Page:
Anyway, she was at loose ends so I asked her out.  She had moved back to her hometown—to do what, exactly, wasn’t clear at first.  She bought a harpsichord kit and, with her father’s help, managed to get it about three-quarters of the way finished.  When I drove down to see her it was spread out all over the floor of the living room of her childhood home.  Then her dad moved out and she was left with just her mother, who had no interest in the thing.  She’d started to drink more and her face had that wafer-like look that smoker’s skin gets.

Nora wanted out of that situation, so after she had turned me down when I asked her to move to Boston with me, she came back and said she’d changed her mind.  I don’t know why she said no at first, and I never asked.  Maybe she wasn’t over Aaron yet, but I’d already gone and gotten a room in an apartment with two other guys.  She moved in but the roommate whose name was on the lease didn’t like the extra traffic for the lone bathroom, so he asked us to move out.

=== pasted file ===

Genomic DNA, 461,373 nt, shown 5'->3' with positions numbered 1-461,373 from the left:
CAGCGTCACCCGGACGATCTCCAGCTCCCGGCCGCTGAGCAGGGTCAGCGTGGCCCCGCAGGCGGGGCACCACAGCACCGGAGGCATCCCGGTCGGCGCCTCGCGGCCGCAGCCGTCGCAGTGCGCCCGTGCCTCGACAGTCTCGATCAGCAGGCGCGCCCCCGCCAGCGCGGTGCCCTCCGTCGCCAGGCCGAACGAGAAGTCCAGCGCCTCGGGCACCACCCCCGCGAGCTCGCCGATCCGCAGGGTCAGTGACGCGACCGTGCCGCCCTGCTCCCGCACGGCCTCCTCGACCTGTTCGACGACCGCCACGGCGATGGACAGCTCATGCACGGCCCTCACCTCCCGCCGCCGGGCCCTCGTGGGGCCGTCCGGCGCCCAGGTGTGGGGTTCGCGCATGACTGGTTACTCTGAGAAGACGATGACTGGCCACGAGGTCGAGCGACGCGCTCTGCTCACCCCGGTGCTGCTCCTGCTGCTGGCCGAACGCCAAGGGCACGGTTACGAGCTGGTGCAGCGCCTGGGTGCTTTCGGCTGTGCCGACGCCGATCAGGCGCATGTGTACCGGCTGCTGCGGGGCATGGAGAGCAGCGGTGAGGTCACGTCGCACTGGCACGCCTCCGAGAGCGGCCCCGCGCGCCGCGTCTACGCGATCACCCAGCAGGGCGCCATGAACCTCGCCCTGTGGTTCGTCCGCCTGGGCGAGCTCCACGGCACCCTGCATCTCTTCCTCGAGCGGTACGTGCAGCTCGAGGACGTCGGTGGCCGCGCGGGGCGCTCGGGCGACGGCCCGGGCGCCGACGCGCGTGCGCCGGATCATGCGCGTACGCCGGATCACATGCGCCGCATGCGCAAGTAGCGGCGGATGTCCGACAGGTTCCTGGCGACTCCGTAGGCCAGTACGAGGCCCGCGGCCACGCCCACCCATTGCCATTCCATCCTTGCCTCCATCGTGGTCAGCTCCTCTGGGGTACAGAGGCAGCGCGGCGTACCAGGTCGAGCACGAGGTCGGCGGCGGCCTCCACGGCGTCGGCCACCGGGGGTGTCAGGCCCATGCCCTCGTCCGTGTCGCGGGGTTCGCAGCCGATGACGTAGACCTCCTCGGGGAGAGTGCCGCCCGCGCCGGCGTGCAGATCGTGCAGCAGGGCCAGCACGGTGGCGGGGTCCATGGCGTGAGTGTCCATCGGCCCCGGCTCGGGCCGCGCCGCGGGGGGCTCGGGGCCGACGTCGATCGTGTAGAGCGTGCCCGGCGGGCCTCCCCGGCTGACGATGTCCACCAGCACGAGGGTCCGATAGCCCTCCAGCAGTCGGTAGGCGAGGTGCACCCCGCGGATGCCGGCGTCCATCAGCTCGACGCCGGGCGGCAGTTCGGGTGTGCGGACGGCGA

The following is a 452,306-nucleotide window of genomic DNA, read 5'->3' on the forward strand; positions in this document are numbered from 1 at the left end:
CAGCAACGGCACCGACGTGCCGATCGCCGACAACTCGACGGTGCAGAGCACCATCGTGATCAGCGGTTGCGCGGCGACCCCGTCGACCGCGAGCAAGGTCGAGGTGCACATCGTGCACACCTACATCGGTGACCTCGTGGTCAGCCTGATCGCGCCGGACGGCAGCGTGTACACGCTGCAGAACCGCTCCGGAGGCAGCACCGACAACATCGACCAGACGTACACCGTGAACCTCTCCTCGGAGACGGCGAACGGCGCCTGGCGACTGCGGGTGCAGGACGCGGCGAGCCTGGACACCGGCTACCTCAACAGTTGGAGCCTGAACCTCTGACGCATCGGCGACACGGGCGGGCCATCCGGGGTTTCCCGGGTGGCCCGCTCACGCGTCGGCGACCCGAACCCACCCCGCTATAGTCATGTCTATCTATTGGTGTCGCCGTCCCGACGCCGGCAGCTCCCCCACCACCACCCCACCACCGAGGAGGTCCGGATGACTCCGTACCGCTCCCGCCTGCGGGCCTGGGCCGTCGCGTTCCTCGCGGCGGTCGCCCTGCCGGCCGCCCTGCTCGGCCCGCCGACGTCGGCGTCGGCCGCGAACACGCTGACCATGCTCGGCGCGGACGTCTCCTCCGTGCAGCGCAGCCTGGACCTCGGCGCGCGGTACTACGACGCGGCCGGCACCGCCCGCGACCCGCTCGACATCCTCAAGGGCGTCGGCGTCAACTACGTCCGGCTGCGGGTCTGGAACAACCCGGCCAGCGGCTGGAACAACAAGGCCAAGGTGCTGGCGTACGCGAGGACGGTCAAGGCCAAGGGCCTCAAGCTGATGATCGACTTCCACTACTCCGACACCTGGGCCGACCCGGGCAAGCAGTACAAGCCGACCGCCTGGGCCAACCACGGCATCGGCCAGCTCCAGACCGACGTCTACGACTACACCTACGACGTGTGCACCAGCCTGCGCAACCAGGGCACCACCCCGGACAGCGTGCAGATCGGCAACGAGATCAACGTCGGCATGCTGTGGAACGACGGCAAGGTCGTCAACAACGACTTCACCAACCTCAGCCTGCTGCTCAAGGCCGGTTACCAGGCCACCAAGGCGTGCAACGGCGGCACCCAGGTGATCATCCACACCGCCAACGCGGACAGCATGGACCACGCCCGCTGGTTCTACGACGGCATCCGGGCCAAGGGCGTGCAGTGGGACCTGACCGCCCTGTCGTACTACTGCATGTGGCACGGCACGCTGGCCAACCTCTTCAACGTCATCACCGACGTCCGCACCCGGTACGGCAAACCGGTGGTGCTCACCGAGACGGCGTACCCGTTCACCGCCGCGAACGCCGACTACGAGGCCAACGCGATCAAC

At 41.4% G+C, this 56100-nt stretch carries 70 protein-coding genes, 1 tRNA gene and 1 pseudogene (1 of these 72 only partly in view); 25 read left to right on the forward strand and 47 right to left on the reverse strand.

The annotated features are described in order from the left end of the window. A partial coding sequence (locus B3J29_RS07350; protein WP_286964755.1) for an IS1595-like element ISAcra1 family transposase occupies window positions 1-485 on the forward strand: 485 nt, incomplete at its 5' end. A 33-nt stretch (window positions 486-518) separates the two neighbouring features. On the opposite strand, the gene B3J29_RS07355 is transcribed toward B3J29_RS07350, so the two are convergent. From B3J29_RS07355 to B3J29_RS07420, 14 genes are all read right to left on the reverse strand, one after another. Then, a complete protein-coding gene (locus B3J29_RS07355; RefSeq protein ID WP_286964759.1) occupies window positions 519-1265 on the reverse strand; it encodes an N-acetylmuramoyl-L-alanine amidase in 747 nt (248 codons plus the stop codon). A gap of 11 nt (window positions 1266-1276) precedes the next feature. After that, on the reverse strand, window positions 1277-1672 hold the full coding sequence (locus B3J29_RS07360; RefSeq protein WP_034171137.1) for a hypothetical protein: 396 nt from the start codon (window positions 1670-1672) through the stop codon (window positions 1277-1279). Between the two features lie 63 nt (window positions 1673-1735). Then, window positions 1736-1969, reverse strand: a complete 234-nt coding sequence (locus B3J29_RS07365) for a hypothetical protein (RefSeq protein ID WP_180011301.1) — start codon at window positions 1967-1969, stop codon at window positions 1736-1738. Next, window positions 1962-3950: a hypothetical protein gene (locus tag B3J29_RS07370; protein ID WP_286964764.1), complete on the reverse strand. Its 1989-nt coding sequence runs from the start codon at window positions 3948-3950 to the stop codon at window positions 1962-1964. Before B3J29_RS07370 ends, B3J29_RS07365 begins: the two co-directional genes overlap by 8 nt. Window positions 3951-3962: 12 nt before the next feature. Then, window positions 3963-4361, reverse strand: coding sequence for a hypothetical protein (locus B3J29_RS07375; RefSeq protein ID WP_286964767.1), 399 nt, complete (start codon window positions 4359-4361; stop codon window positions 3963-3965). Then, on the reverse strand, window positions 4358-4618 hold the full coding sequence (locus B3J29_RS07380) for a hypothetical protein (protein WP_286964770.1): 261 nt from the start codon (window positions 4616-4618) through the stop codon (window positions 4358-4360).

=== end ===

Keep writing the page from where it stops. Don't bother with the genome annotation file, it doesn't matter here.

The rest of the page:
We found a place by ourselves—more than we could afford, but it was just what she wanted; a one-bedroom on Beacon Hill, the bedroom and bath in the basement, the kitchen on the ground floor along with a parlor that overlooked the Common.  It was tiny and cramped.  We each had a bookcase in the basement hall; she had her books, I had mine, and never the twain did meet.

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She started to take violin lessons, a project without a point since at her age the competition had been playing since they were three or four years old.  When I asked her what she was going to do with her new skill she had said simply “Play.”

“For what?” I asked.

“For art’s sake.”

She was like that—the impractical artist—a streak that had appealed to me at first, but not after we’d been living together for a while.  We had rent to pay, and she didn’t have a permanent job.  She liked to temp so she could take time off whenever she wanted; to read, or practice the violin, or go home for a weekend and try to make some progress on the harpsichord.  It occurred to me that she wanted it both ways; she wanted me to share all the housework and cooking, but when she didn’t have her half of the rent she expected me to pick up what she lacked since I made more money.